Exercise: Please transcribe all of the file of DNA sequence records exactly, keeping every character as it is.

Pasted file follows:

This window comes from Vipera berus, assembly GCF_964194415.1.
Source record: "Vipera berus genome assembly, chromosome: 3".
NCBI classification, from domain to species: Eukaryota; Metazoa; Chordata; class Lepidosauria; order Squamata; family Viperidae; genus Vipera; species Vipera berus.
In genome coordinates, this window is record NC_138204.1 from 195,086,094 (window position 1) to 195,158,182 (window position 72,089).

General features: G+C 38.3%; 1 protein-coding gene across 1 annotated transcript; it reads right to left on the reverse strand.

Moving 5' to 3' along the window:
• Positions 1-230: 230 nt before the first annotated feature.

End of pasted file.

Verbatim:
This window comes from Vipera berus, assembly GCF_964194415.1.
Source record: "Vipera berus genome assembly, chromosome: 3".
NCBI classification, from domain to species: Eukaryota; Metazoa; Chordata; class Lepidosauria; order Squamata; family Viperidae; genus Vipera; species Vipera berus.
In genome coordinates, this window is record NC_138204.1 from 195,086,094 (window position 1) to 195,158,182 (window position 72,089).

General features: G+C 38.3%; 1 protein-coding gene across 1 annotated transcript; it reads right to left on the reverse strand.

Moving 5' to 3' along the window:
• Positions 1-230: 230 nt before the first annotated feature.